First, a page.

Creating a Reusable GitHub Action to Automatically Format a README for a TIL Repository

TIL Auto-Format README Action on Github Marketplace

TIL Repo Example

While doing my daily browsing of Hacker News, I came across this post (Hacker News) by Simon Wilson on the merits of writing small, actionable TILs “Today I Learned’s.” and how he leverages GitHub Actions to automatically generate a README file based on the contents of his TIL repository (simonw/til).

I like the idea of a TIL repo and using GitHub Actions to automate indexing. Other people use GitHub actions to index their TIL repository READMEs, however all the examples I could find used GitHub Actions to run a script that was included in their repository. This works but it seemed like a reusable GitHub Action that could be quickly dropped into a TIL repo would be useful for many people.

I’ve been using GitHub actions for a few months and I’ve found it to be useful. Free and easy to use CI/CD platforms that integrate with GitHub event hooks to run arbitrary code on push events have existed for years. The niceness of GitHub Actions is the tight integration with GitHub and the focus on encouraging users to create an ecosystem of small, reusable discrete “Actions” that can be dropped into others’ workflows. The fact that these actions can essentially be docker containers that receive a repository mounted as a volume inside the container makes it very easy to build reliably consistent actions.

This is how the action can be added to a TIL repo.

name: Build README
    - master
    runs-on: ubuntu-latest
    - name: Check out repo
      uses: actions/checkout@v2
        # necessary for github-action-til-autoformat-readme
        fetch-depth: 0
    - name: Autoformat README
      uses: cflynn07/[email protected]
        description: |
          A collection of concrete writeups of small things I learn daily while working
          and researching. My goal is to work in public. I was inspired to start this
          repository after reading Simon Wilson's [Hacker News post][1], and he was
          apparently inspired by Josh Branchaud's [TIL collection][2].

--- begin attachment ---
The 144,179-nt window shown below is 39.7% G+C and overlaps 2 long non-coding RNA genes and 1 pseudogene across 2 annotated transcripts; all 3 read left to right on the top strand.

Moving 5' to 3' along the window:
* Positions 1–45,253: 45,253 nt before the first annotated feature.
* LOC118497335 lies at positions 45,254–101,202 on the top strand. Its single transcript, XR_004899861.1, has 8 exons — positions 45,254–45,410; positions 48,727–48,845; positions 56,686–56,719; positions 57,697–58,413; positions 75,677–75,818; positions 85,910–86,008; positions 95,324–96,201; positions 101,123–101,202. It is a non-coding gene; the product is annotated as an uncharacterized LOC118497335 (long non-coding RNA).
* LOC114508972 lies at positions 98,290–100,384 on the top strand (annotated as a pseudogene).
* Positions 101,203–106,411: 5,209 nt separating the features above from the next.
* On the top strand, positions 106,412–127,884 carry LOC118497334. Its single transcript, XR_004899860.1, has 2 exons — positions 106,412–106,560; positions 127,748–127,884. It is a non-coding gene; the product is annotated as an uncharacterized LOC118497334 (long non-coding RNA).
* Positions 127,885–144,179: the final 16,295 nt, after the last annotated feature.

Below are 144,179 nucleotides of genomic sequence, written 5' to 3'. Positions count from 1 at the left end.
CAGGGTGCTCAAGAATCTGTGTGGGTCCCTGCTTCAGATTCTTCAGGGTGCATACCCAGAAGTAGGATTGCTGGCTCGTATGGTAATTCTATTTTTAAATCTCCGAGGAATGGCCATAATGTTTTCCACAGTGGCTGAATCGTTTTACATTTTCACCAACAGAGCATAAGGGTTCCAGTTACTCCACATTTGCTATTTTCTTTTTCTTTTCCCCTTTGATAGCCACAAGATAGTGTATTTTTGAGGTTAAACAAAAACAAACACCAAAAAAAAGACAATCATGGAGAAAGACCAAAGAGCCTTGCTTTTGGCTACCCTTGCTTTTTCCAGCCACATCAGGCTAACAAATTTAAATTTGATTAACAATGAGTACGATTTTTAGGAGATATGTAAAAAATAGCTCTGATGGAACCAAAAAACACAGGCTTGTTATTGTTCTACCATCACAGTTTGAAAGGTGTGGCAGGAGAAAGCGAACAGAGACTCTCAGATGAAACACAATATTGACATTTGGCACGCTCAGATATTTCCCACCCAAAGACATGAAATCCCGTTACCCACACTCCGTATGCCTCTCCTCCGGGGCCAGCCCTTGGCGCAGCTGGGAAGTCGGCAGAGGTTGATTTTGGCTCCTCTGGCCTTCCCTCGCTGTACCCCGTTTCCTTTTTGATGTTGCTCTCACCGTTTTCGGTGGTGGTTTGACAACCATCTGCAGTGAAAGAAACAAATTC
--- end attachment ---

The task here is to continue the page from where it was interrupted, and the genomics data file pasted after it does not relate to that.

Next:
footer: |
        list_most_recent: 2

The action writes the file to the repo, commits and pushes it back.

I built the action with Go and used a multi-stage build to keep the resulting image as small as possible by using an alpine image with the built binary.

FROM golang:1.14 as builder
WORKDIR /go/src/app
COPY . .
RUN go build -mod=vendor -o /go/bin/main .

FROM alpine:latest
RUN apk update && apk add git
COPY --from=builder /go/bin/main ./main 
COPY --from=builder /go/src/app/ ./
COPY --from=builder /go/src/app/ ./
ENTRYPOINT [ "/root/" ]

When the GitHub Actions runner runs a reusable action, it essentially builds the docker image from scratch each time based on the action’s Dockerfile. Building the above Dockerfile for each GitHub Action run is a little slow and also isn’t necessary. Instead, in the repository that holds my GitHub action I have a GitHub Action workflow that builds, tags and pushes a base image to Docker Hub whenever a new release/tag is created. That base image is referenced in the Dockerfile in the action repository root:

FROM cflynnus/github-action-til-autoformat-readme:1.1.0 #tagged base image
ENV REPO_PATH “/github/workspace”

This way, when this action is run in a workflow the runner only has to build this workflow which is much faster than the multi-stage build. The resulting image is ~14Mb.

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